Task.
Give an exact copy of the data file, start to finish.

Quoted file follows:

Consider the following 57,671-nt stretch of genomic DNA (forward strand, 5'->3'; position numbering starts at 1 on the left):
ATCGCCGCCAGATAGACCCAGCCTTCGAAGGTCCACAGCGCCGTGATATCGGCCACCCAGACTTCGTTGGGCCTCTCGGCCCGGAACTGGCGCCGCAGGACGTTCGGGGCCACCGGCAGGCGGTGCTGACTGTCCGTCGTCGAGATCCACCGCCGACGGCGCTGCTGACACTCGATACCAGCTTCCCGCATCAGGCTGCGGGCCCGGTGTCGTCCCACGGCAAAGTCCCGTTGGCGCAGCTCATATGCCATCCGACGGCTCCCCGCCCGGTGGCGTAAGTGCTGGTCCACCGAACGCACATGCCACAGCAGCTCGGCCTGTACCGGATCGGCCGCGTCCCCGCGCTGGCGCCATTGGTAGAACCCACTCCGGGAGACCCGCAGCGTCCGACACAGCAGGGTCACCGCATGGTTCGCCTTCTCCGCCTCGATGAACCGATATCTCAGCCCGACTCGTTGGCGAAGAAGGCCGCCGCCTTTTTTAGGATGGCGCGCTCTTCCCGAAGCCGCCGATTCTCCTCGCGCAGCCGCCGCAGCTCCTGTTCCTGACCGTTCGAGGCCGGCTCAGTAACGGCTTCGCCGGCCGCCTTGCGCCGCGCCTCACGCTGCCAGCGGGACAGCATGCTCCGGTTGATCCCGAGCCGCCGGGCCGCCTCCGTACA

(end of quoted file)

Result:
Consider the following 57,671-nt stretch of genomic DNA (forward strand, 5'->3'; position numbering starts at 1 on the left):
ATCGCCGCCAGATAGACCCAGCCTTCGAAGGTCCACAGCGCCGTGATATCGGCCACCCAGACTTCGTTGGGCCTCTCGGCCCGGAACTGGCGCCGCAGGACGTTCGGGGCCACCGGCAGGCGGTGCTGACTGTCCGTCGTCGAGATCCACCGCCGACGGCGCTGCTGACACTCGATACCAGCTTCCCGCATCAGGCTGCGGGCCCGGTGTCGTCCCACGGCAAAGTCCCGTTGGCGCAGCTCATATGCCATCCGACGGCTCCCCGCCCGGTGGCGTAAGTGCTGGTCCACCGAACGCACATGCCACAGCAGCTCGGCCTGTACCGGATCGGCCGCGTCCCCGCGCTGGCGCCATTGGTAGAACCCACTCCGGGAGACCCGCAGCGTCCGACACAGCAGGGTCACCGCATGGTTCGCCTTCTCCGCCTCGATGAACCGATATCTCAGCCCGACTCGTTGGCGAAGAAGGCCGCCGCCTTTTTTAGGATGGCGCGCTCTTCCCGAAGCCGCCGATTCTCCTCGCGCAGCCGCCGCAGCTCCTGTTCCTGACCGTTCGAGGCCGGCTCAGTAACGGCTTCGCCGGCCGCCTTGCGCCGCGCCTCACGCTGCCAGCGGGACAGCATGCTCCGGTTGATCCCGAGCCGCCGGGCCGCCTCCGTACA